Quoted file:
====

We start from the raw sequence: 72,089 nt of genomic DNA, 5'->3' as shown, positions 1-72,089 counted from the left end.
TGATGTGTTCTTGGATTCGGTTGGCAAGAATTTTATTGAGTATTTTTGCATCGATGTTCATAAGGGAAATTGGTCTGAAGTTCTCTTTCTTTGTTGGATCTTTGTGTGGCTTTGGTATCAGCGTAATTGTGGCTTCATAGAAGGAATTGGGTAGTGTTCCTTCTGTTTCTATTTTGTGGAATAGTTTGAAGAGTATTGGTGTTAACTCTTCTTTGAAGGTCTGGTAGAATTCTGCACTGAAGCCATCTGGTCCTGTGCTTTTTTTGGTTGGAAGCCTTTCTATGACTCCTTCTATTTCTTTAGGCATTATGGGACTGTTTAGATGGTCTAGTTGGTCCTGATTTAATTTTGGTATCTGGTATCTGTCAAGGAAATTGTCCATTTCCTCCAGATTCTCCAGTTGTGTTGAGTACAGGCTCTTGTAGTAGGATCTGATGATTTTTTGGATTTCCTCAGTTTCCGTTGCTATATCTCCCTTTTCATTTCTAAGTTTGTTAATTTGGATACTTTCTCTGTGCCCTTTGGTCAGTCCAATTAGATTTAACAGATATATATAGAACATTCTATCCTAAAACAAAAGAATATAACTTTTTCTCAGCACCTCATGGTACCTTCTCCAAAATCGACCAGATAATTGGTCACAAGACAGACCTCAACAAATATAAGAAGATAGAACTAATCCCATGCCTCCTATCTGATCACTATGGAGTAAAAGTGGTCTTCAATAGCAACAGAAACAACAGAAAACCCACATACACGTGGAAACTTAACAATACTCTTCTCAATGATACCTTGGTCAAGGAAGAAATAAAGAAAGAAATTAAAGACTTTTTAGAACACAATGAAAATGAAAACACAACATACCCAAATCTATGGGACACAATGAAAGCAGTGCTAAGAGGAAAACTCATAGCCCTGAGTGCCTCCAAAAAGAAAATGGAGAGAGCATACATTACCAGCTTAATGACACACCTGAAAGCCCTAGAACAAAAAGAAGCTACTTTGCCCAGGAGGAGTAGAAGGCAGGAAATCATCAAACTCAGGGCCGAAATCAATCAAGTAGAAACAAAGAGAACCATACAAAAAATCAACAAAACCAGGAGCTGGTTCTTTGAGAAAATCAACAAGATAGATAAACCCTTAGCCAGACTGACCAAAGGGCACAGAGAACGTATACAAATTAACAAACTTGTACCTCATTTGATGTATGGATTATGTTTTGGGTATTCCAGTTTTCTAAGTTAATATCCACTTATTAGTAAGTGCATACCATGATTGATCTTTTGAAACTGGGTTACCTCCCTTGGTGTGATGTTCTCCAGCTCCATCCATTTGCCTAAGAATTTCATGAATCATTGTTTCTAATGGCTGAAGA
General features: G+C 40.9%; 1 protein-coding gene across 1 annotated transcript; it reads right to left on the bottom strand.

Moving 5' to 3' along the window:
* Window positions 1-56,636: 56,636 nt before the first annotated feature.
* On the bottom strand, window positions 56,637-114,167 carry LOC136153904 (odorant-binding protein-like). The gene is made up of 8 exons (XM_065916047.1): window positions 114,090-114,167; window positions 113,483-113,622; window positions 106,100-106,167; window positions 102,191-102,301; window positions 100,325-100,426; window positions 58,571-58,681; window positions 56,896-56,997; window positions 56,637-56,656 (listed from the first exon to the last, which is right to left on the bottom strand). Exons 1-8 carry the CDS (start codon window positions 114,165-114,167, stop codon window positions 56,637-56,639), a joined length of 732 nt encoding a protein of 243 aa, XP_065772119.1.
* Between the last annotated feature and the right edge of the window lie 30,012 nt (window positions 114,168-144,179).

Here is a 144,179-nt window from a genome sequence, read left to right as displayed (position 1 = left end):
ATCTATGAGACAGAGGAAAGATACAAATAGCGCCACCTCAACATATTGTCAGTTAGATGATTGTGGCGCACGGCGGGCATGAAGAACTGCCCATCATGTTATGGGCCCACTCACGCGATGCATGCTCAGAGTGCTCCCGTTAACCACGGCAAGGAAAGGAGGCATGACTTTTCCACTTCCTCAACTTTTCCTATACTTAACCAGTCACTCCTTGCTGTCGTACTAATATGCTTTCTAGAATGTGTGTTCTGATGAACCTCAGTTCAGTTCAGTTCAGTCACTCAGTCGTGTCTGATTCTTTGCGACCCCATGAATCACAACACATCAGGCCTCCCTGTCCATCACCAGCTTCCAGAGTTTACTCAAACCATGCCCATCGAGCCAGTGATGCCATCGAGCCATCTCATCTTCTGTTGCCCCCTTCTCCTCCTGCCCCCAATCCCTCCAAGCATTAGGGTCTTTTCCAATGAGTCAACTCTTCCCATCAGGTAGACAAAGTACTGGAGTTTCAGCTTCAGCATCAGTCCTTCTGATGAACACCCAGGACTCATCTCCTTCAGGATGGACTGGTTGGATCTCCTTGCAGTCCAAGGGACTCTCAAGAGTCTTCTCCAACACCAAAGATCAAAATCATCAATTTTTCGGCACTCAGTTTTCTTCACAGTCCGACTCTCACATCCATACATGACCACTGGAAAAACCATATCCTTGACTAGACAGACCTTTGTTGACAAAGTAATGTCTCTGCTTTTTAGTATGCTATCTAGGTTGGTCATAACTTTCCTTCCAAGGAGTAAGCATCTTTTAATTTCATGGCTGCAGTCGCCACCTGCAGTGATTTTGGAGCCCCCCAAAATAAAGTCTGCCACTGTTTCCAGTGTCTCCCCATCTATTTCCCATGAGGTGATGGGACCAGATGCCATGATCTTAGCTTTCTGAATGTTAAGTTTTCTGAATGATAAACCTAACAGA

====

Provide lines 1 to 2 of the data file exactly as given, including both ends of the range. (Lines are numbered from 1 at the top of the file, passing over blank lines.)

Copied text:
We start from the raw sequence: 72,089 nt of genomic DNA, 5'->3' as shown, positions 1-72,089 counted from the left end.
TGATGTGTTCTTGGATTCGGTTGGCAAGAATTTTATTGAGTATTTTTGCATCGATGTTCATAAGGGAAATTGGTCTGAAGTTCTCTTTCTTTGTTGGATCTTTGTGTGGCTTTGGTATCAGCGTAATTGTGGCTTCATAGAAGGAATTGGGTAGTGTTCCTTCTGTTTCTATTTTGTGGAATAGTTTGAAGAGTATTGGTGTTAACTCTTCTTTGAAGGTCTGGTAGAATTCTGCACTGAAGCCATCTGGTCCTGTGCTTTTTTTGGTTGGAAGCCTTTCTATGACTCCTTCTATTTCTTTAGGCATTATGGGACTGTTTAGATGGTCTAGTTGGTCCTGATTTAATTTTGGTATCTGGTATCTGTCAAGGAAATTGTCCATTTCCTCCAGATTCTCCAGTTGTGTTGAGTACAGGCTCTTGTAGTAGGATCTGATGATTTTTTGGATTTCCTCAGTTTCCGTTGCTATATCTCCCTTTTCATTTCTAAGTTTGTTAATTTGGATACTTTCTCTGTGCCCTTTGGTCAGTCCAATTAGATTTAACAGATATATATAGAACATTCTATCCTAAAACAAAAGAATATAACTTTTTCTCAGCACCTCATGGTACCTTCTCCAAAATCGACCAGATAATTGGTCACAAGACAGACCTCAACAAATATAAGAAGATAGAACTAATCCCATGCCTCCTATCTGATCACTATGGAGTAAAAGTGGTCTTCAATAGCAACAGAAACAACAGAAAACCCACATACACGTGGAAACTTAACAATACTCTTCTCAATGATACCTTGGTCAAGGAAGAAATAAAGAAAGAAATTAAAGACTTTTTAGAACACAATGAAAATGAAAACACAACATACCCAAATCTATGGGACACAATGAAAGCAGTGCTAAGAGGAAAACTCATAGCCCTGAGTGCCTCCAAAAAGAAAATGGAGAGAGCATACATTACCAGCTTAATGACACACCTGAAAGCCCTAGAACAAAAAGAAGCTACTTTGCCCAGGAGGAGTAGAAGGCAGGAAATCATCAAACTCAGGGCCGAAATCAATCAAGTAGAAACAAAGAGAACCATACAAAAAATCAACAAAACCAGGAGCTGGTTCTTTGAGAAAATCAACAAGATAGATAAACCCTTAGCCAGACTGACCAAAGGGCACAGAGAACGTATACAAATTAACAAACTTGTACCTCATTTGATGTATGGATTATGTTTTGGGTATTCCAGTTTTCTAAGTTAATATCCACTTATTAGTAAGTGCATACCATGATTGATCTTTTGAAACTGGGTTACCTCCCTTGGTGTGATGTTCTCCAGCTCCATCCATTTGCCTAAGAATTTCATGAATCATTGTTTCTAATGGCTGAAGA